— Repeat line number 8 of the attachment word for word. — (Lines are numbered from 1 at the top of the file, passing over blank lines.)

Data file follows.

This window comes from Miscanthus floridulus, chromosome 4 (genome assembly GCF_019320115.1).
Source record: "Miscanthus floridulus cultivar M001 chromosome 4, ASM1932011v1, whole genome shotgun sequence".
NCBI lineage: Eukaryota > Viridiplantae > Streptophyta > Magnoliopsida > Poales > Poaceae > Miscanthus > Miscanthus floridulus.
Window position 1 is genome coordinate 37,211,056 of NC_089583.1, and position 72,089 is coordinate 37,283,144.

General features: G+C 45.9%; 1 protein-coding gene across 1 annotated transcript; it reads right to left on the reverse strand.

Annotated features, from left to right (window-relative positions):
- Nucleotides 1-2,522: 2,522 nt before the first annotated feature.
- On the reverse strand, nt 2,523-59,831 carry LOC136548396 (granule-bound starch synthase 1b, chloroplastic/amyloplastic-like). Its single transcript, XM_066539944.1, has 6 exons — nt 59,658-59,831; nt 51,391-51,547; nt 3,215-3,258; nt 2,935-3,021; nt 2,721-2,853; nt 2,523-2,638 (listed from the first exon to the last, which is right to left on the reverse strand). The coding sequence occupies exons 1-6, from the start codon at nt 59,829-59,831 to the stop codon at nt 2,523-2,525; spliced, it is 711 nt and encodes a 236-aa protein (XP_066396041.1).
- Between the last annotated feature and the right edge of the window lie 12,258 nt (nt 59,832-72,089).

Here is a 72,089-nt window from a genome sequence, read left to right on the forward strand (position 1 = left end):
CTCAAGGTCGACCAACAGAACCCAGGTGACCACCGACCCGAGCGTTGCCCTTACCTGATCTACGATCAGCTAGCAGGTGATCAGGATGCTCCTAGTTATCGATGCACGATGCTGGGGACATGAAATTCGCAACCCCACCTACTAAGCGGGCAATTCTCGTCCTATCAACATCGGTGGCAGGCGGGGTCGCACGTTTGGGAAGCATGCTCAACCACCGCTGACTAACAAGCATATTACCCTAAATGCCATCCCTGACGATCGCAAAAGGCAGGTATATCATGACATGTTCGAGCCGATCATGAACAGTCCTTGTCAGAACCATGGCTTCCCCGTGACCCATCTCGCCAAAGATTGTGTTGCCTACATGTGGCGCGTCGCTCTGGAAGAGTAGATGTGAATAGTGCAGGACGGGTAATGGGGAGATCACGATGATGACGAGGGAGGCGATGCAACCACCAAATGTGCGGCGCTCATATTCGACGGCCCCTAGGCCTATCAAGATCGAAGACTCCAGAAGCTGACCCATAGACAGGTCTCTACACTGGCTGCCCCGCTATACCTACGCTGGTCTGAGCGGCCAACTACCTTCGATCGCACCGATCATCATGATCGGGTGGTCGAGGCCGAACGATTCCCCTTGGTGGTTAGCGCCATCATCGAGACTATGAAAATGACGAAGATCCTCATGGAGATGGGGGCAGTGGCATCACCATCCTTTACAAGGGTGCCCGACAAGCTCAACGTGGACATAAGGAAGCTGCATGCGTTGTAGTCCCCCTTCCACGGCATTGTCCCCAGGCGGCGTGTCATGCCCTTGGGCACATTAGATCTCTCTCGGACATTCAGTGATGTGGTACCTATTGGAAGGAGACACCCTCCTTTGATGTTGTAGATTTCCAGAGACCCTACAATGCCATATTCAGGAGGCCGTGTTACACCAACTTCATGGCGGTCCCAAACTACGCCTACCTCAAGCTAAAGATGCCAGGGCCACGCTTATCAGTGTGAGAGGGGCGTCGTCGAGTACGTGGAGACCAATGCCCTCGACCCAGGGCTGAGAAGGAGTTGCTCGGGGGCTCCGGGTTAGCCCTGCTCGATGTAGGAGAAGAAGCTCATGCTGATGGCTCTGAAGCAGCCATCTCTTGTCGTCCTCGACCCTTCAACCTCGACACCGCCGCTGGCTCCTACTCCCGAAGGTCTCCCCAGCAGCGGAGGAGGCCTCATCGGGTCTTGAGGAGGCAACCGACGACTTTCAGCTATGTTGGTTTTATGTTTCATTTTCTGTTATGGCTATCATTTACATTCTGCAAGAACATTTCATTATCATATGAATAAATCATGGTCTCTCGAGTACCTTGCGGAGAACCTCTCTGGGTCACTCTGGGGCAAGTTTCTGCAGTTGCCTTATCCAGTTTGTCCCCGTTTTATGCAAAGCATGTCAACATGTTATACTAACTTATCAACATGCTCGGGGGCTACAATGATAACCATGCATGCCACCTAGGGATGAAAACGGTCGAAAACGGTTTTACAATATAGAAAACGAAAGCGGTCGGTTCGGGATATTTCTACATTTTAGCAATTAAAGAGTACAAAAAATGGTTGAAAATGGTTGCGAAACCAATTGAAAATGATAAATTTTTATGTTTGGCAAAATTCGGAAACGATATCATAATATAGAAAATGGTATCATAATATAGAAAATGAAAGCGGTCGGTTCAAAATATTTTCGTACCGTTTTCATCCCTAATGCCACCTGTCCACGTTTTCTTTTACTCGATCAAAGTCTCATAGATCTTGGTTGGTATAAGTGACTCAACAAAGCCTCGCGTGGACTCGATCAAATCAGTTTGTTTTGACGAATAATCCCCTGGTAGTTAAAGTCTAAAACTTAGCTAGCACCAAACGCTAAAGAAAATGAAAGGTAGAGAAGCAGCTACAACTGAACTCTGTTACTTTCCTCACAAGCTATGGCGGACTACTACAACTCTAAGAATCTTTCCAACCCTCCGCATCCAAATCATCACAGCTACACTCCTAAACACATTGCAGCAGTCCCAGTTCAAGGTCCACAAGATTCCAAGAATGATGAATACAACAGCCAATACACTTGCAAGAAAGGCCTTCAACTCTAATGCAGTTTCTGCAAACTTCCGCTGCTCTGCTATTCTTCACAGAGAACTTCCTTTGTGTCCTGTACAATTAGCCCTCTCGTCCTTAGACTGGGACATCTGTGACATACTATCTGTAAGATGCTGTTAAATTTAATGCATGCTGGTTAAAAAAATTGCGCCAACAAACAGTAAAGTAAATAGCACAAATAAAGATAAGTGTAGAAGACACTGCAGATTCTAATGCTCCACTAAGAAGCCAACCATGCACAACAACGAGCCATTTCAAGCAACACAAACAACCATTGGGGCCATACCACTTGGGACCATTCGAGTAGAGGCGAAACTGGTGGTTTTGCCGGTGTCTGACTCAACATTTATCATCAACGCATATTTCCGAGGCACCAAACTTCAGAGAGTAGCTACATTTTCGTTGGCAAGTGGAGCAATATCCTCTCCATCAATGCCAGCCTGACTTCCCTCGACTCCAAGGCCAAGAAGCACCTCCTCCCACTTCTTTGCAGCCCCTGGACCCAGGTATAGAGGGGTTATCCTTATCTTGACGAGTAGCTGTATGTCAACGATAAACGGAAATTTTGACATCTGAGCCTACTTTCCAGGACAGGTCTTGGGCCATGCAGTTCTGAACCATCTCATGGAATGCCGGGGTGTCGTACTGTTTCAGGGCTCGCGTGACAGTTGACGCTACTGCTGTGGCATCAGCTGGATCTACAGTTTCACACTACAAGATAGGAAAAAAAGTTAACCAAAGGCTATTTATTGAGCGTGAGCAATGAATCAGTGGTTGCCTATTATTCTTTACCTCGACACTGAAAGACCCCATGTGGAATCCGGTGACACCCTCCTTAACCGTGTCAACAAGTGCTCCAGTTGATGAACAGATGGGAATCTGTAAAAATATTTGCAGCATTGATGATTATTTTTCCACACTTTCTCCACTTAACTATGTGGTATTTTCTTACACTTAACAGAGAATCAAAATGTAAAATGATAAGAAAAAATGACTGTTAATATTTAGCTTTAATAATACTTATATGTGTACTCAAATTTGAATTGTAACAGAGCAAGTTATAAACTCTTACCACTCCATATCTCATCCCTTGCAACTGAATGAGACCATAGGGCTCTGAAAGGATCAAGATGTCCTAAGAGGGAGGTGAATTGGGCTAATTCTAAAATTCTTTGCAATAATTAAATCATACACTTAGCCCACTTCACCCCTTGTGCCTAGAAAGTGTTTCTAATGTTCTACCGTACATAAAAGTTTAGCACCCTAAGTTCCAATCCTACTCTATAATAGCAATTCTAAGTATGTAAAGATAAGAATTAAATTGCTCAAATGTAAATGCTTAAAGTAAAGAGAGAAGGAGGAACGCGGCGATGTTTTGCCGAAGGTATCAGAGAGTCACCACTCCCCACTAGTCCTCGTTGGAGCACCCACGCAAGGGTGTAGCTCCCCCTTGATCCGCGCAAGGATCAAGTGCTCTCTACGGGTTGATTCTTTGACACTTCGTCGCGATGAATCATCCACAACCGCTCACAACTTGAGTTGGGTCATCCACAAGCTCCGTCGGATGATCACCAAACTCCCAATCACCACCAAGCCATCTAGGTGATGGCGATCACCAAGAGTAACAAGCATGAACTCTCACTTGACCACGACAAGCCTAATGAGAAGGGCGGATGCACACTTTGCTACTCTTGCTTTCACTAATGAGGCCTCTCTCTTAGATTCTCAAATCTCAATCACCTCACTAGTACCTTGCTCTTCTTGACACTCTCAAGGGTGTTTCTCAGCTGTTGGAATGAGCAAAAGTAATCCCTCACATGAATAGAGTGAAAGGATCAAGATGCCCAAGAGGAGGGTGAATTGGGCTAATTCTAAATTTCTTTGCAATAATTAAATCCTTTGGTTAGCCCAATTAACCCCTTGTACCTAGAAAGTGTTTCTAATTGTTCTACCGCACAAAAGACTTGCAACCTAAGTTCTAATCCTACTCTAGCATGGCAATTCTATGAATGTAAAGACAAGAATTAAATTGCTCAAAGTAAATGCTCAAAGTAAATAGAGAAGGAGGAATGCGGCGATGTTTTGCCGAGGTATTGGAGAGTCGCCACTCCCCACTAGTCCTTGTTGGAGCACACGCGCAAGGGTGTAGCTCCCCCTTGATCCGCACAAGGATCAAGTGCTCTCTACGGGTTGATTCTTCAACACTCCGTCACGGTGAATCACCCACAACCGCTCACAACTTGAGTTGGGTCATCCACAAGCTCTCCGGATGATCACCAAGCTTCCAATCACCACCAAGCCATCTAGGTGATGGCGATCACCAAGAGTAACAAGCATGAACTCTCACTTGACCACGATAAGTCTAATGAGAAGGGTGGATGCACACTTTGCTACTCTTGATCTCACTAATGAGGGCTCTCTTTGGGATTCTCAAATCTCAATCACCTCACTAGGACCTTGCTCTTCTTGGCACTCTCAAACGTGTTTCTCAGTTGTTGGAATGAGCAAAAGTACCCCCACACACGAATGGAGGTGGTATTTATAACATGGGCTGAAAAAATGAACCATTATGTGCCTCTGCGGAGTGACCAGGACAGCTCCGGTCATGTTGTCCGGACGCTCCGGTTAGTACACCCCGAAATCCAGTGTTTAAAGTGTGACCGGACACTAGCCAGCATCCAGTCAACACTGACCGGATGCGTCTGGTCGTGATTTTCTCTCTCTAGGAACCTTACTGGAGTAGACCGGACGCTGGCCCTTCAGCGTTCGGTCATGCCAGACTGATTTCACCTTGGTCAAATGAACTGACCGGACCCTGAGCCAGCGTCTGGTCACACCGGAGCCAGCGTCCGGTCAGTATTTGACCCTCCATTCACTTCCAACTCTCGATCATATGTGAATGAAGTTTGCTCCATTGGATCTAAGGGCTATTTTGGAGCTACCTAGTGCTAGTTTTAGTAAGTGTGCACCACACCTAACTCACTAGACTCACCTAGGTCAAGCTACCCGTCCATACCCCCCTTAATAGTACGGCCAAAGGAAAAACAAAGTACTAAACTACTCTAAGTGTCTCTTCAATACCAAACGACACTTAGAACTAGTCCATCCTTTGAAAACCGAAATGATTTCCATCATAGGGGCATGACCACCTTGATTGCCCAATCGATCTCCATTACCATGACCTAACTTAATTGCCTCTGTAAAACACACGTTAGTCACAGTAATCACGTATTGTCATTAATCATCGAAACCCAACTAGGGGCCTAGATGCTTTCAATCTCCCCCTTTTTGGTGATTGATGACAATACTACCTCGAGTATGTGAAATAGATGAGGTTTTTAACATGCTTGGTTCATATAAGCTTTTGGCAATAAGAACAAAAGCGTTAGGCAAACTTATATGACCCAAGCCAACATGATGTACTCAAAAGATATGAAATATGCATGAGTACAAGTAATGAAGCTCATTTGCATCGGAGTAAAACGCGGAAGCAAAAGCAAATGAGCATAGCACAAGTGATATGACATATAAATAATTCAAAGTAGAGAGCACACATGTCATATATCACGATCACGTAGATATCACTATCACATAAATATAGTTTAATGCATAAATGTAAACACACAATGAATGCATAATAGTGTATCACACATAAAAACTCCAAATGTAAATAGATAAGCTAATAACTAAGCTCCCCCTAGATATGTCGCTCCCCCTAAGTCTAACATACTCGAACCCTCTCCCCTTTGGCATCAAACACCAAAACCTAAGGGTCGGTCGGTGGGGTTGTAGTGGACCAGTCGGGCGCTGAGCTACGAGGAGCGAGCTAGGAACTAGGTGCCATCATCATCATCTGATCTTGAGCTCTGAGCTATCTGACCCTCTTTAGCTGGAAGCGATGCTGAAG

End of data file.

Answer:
- On the reverse strand, nt 2,523-59,831 carry LOC136548396 (granule-bound starch synthase 1b, chloroplastic/amyloplastic-like). Its single transcript, XM_066539944.1, has 6 exons — nt 59,658-59,831; nt 51,391-51,547; nt 3,215-3,258; nt 2,935-3,021; nt 2,721-2,853; nt 2,523-2,638 (listed from the first exon to the last, which is right to left on the reverse strand). The coding sequence occupies exons 1-6, from the start codon at nt 59,829-59,831 to the stop codon at nt 2,523-2,525; spliced, it is 711 nt and encodes a 236-aa protein (XP_066396041.1).